I've worked most of my life at trying to not make people feel like idiots (a courtesy with which I was much less concerned in my younger days). I have to admit, extreme idiocy will still bring out the Daria in me, but even then I do my best to not say anything out loud; I do have some regard for the feelings of others. And I would try even harder than normal to shield any hypothetical girlfriend from an outburst (at least partially because any such person would no doubt have the knowledge to return my fire quite accurately ;-P ).

Besides, when it comes to the inner workings of mechanical appliances and other bits of stereotypically "guy" knowledge, I'm the idiot. I've been on the receiving end of too many self-righteous lectures by those who believe that their advocation should be shared by all to castigate another for lacking specialized knowledge that I may possess.

Elena said...


#1 He's not my boyfriend. Thank goodness!

#2 He's treated me and treated his girlfriend this way before. I have no reason to believe he is of good character and personality. (And he's not a Christian.)

#1 I give him credit for being nice and civil as the time he was in my presence progressed.

#2 I don't think he's beyond redemption. With God, anything is possible.

#3 True---I'm not around him enough for him to really get to know me and vice versa.

#4 This guy, without knowing it, probably touched an old wound (and therefore, a very sensitive spot)---my dad used to act the same way without reinforcing that he loved me. Dad's different now in a lot of ways. We can both laugh at my "blond moments." He tells me he loves me and he shows that he does. And for that, I'm thankful and love him so much.

#5 I was thankful to be able to identify a personality/character flaw I should avoid in other guys, whether or not this particular guy consistently belittles people. That really wasn't as much the point, in the end. I do need a guy who's either got a nurturing side or is at least willing to develop that side (or learn about and practice love languages).

Anonymous said...

You probably don’t want a guy that needs to learn your “love language”. (IF he’s single and even knows what a love language is, subtract guy points) Pick one that speaks it already. Also pick a guy that is on a similar way length with you on talking.

We all have blond moments (sometimes hours) I think I had a blond year once. Laugh it off.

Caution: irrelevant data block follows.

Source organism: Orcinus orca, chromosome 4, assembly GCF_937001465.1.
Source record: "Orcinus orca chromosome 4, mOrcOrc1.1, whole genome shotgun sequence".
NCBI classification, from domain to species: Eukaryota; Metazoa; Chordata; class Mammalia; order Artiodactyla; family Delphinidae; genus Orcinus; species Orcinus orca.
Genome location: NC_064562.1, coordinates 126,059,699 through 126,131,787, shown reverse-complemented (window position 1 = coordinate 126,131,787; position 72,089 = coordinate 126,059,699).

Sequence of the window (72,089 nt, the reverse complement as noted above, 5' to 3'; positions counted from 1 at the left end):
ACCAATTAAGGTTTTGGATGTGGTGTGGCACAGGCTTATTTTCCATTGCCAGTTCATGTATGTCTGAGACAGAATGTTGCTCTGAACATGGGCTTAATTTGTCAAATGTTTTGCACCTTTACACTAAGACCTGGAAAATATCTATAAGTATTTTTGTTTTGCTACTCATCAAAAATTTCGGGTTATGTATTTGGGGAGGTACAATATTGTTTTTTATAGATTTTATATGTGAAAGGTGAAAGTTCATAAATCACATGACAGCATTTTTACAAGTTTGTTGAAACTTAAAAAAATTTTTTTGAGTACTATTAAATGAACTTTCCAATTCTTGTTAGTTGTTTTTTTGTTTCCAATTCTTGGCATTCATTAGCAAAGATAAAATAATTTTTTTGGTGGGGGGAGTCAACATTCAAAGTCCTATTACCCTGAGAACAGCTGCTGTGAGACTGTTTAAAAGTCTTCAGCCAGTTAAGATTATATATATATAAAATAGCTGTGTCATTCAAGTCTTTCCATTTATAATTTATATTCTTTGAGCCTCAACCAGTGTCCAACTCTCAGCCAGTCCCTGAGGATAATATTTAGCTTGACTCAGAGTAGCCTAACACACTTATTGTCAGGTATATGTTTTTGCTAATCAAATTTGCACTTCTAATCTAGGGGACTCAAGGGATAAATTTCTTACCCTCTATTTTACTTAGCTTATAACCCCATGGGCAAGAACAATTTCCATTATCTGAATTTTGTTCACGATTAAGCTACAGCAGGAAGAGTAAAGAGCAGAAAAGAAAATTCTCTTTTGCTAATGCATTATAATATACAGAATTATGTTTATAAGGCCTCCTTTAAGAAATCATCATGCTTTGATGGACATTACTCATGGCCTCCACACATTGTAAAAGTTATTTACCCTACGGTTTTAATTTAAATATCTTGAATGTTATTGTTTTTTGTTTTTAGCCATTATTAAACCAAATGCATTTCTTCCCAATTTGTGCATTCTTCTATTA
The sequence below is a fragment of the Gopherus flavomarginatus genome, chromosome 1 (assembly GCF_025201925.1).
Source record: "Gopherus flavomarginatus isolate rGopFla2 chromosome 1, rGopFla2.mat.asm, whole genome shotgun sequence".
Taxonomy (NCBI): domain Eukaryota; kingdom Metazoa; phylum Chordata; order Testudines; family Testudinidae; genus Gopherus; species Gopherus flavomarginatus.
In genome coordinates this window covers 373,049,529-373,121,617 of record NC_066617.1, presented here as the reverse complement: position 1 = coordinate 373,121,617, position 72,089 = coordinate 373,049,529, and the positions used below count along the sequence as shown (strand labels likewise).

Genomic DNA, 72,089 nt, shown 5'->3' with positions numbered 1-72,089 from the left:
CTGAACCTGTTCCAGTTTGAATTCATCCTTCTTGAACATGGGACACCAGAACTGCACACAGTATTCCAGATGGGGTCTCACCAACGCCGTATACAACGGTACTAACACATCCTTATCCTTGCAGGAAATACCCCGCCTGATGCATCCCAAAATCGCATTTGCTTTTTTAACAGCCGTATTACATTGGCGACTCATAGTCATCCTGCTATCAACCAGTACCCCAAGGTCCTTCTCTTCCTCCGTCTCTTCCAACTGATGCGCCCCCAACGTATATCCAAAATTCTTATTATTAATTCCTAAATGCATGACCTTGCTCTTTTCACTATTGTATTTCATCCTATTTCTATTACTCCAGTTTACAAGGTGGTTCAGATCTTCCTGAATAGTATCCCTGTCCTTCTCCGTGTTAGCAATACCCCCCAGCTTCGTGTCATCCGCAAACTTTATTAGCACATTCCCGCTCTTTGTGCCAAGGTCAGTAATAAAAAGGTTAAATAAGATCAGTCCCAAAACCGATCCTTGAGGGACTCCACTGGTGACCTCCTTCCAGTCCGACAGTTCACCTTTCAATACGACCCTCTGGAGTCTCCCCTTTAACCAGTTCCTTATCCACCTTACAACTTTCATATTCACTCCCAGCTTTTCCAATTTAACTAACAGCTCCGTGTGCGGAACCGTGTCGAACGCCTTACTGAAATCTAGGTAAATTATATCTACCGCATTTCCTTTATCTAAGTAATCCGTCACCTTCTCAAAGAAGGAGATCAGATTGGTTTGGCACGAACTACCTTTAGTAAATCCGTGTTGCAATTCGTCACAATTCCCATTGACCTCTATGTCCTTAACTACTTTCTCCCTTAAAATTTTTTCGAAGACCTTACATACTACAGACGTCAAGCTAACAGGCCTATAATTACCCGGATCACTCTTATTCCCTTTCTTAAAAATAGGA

Anonymous said...

By discouraging her from looking for a man who is willing to learn her "love language" (and, yes, I know exactly what she means by that) are you saying, then, that men cannot adapt (which makes us idiots) or that men should not be required to adapt (which makes us arrogant jerks)? It seems to me that one of the reasons that God made men and women so different, and then gave us the urge to join our lives in marriage, is because He wanted us to learn how to adapt out of love, to place another's need before our own and learn to act in ways outside of our nature to please the other. Marriage is one arena in which we learn to love God better, and in adapting to our spouse we are learning to bend our wills to God as well. It takes an effort on the part of both men and women to do this (and I do believe there should be change on both sides -- women should not go into marriage expecting the guy to do all the adapting), but in the effort to learn the other's love language (or a thousand other things), we are both expressing love and learning to be a greater person.

It is almost impossible to find two people who are on the same wavelength about everything, let alone a man and a woman. Try to find someone who fits every aspect of your personality, and you will end up frustrated indeed. Rather, find the person who challenges you to grow spiritually, mentally, and emotionally; that is the key to a great relationship, I believe.

Darlin' Joy said...

That sounds similiar to an experience I had where I did something that I was embarrassed about, and the guy just wouldn't let it go. I found it to be an immature character. Eventually my friend that was with us told him to lay off. I was thankful.

As far as the topic at hand, even though men can be "insensitive" at times, but they shouldn't ridicule a person to the point of making them feel poorly.

Anonymous said...

“By discouraging her from looking for a man who is willing to learn her "love language" (and, yes, I know exactly what she means by that) are you saying, then,….”

No, what I said was don’t do it and “Pick one that speaks it already.”

The reason should be obvious, people don’t change the way they relate to each other, at least not very quickly. There is no reason to start of a relationship when two people are communicating on very different wave lengths. Picking out a mate that already relates to you on the same basic levels is generally a good thing. A guy isn’t likely to bother to learn about this stuff until some women forces it on him, but he’ll be able to do it. E should look for a man that knows how to make her feel loved and intimate together. He doesn’t need to know the latest psycho babble vocabulary, he needs to connect with her emotionally.

Big points for getting the job done. Negative points for reading some book on relationships marketed to women by the pandering pansies.